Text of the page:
Interview with 2022 AKC National Championship Toy Group Judge Jeff Bazell

Featured photo: Vicki Holloway (C) AKC
Toy Group Judge Jeff Bazell with Toy Group winner: GCHP CH Kolmar's & Los Feliz The Man Of Steel, a Havanese known as “Clark,” owned by Anne Stevenson & Nancy Brown & Gary Brown & L Soar of Seattle, WA and bred by Mark W Kolbe.

 

Interview with 2022 AKC National Championship Toy Group Judge Jeff Bazell

 

Can you describe your reaction to receiving an invitation to judge the Non-Sporting Group at the AKC National Championship Presented by Royal Canin?

Jeff Bazell: When I received the invitation to judge the Toy Group at the 2022 AKC National Championship, I was so honored and thrilled. The week after entries closed I was sitting in traffic imagining which dogs might walk into my ring that evening.

 

What were you thinking or feeling moments before you stepped into the center of the Non-Sporting Group ring?

Jeff Bazell: I was really hoping to see a nice mix of seasoned travelers that I might have judged before and some newcomers to me. Standing at the end of the tunnel as the dogs entered the ring, I was granted my wish.

 

How challenging was this assignment? Can you share your selection process?

Jeff Bazell: Wow, I had dogs I’ve given Groups and nice Specialties leave my ring in the first cut. I think exhibitors know it’s nothing personal to walk from my ring in a cut; if not, they need to understand that. Every day can produce different results in the handler/dog bond, where they are in their relationship to get great results show after show, busy weekend after busy weekend. And, dogs have mood changes and anxieties exactly like their handlers. These are challenges where top handlers, either professional or owner, work each and every day to extract the best, not only out of their dogs but from themselves as well.

The producers and crew of the “show” portion of this weekend were great to work with; kind, caring, and patient are just a few of the things that should be said. They asked that we name the winners in reverse order, contradictory to our normal policy, and that’s the way I am going to remember my placements for you.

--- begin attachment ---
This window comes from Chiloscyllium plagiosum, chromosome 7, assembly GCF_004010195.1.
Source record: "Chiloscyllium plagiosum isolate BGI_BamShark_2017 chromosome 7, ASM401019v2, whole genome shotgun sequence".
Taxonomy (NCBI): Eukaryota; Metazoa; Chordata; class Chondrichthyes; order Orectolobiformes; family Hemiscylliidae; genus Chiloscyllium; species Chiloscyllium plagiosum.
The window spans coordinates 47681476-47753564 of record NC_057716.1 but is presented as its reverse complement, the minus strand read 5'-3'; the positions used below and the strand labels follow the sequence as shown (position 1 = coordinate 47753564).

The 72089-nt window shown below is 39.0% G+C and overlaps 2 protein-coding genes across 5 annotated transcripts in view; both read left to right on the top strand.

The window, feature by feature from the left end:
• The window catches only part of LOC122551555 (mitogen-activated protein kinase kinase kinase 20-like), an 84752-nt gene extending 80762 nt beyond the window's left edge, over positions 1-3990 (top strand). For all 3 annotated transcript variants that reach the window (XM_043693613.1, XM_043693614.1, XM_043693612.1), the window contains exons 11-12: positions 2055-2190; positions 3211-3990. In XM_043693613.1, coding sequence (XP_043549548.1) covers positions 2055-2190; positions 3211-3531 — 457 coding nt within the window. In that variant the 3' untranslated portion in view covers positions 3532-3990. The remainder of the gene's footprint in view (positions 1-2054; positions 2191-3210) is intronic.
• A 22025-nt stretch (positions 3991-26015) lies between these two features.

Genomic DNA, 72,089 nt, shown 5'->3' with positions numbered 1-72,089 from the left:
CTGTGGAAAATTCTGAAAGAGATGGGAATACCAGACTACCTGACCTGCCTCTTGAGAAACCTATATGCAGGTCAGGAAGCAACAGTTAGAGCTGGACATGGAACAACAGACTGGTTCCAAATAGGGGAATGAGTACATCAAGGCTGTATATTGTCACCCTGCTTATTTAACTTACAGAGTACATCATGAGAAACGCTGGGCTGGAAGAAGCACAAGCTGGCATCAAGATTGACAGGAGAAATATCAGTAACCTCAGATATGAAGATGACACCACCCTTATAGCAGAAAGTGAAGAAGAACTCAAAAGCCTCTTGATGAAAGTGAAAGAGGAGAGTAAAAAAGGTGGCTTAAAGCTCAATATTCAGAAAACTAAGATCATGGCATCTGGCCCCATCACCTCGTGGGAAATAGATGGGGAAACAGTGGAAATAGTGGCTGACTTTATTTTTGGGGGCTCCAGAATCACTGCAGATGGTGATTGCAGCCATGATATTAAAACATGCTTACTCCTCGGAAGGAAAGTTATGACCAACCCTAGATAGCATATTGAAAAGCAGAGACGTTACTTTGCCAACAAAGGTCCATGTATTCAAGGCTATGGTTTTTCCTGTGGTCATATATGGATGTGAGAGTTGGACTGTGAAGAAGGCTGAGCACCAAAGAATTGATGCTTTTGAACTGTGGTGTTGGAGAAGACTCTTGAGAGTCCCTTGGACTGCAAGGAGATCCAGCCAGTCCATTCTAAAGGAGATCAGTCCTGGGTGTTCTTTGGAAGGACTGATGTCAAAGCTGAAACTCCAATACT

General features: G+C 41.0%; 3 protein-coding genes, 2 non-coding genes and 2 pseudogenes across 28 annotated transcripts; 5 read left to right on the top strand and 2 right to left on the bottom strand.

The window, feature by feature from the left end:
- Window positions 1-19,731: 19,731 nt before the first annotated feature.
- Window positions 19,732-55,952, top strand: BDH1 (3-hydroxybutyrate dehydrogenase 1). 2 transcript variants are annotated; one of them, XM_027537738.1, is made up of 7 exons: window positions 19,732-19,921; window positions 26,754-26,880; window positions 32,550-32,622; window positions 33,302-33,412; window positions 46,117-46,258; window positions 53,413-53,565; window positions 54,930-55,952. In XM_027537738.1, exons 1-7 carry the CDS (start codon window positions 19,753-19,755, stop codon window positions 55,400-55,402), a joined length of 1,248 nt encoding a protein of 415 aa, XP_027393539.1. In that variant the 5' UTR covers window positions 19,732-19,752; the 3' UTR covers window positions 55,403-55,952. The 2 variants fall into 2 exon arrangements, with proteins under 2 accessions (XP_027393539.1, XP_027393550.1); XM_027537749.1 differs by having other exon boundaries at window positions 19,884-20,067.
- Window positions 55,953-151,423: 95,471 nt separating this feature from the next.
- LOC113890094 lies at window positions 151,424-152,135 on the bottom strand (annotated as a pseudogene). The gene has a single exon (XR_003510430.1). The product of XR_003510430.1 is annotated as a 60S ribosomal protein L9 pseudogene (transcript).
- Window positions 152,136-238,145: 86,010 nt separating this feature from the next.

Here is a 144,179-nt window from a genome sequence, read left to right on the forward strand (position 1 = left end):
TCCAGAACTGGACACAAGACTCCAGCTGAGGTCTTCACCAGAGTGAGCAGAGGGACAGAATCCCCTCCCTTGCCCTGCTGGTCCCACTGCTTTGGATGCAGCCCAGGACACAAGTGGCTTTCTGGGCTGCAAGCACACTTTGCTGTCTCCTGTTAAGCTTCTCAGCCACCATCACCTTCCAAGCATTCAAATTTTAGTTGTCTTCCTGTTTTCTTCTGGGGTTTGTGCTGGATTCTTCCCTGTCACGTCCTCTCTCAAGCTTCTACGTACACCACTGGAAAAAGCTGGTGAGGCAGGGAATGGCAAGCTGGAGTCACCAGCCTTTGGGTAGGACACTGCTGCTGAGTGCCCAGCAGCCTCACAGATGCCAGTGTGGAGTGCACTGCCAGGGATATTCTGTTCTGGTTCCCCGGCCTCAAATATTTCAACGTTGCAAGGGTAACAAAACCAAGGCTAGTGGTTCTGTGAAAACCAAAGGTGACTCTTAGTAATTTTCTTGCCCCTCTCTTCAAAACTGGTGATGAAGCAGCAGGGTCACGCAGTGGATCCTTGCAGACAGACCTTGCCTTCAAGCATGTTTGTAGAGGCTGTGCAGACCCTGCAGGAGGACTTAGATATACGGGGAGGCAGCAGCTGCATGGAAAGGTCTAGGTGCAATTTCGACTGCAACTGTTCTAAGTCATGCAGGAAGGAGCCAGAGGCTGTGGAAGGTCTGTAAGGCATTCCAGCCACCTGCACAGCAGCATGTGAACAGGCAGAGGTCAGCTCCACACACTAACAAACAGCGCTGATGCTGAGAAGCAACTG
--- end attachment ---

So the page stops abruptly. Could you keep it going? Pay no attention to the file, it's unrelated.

Do you have a word or two about your Group winner? About the dogs that placed?

The young man handling the most remarkable Toy Fox Terrier I have personally ever judged did a splendid job. Looking smart and grinning like a Cheshire Cat the whole time, he led the beautifully made and dead-sound dog right into my eye and refused to leave. This is a dog I hope to be describing years from now. I don’t believe I’ve ever placed a Toy Fox in a regular Group before (maybe a beautiful red and white bitch once and obviously she was quite memorable), but certainly never in a Group like this one as it was solid quality all the way down.

Third in the Group went to one of the nicest Chinese Cresteds. This is one of those dogs that people wanting to judge the breed should study. Beautifully balanced front to rear and without over-moving. The dog free-stacked and looked up at his breeder/owner/handler but looked down his face at me just like a great Afghan Hound. For me, he meets the Standard with great proportions of leg-to-body and length of body. Though his flashy markings are not in the Standard, they sure don’t hinder him as he moves around you. His foot-timing is spot-on and his handler knows how to move with him as one piece.

I had not judged the Shih Tzu before and I was so impressed. From a team of top professionals who also breed beautiful dogs, this dog is a show stopper. After my hands went under the dog’s coat, the luxurious texture, fully double and heavy in density, I found bone and substance, just the right spring of rib, and dead-on proportions. Gilbert Kahn and Peggy Hoag taught me this breed and I think they both would have found this dog remarkable. Of course, he was presented with pride and perfection.

There are dogs that I can describe like I am going over them as I chat. I remember them and they are etched in my mind for their beautiful type. Yep, that’s this Havanese. I had him once before and found him so appealing. This time, I went in to chink the gaps in my memory and found him so correct to the Standard and beautifully sound—his coat texture, his gentle rise in topline (so lacking in the breed right now), his straight legs, his shorter upper arm, and his balanced reach and drive. He was handled beautifully by a beaming lady who knows what she has on the end of her lead and allows him to do his job. I awarded the best of a wonderful Group to this handsome dog.

There were so many other very notable dogs that I was proud to acknowledge in my final cut. They all had maturity, type, and breed-typical movement in common and I thank them for their entries and their trust in me as a breeder of Toys.

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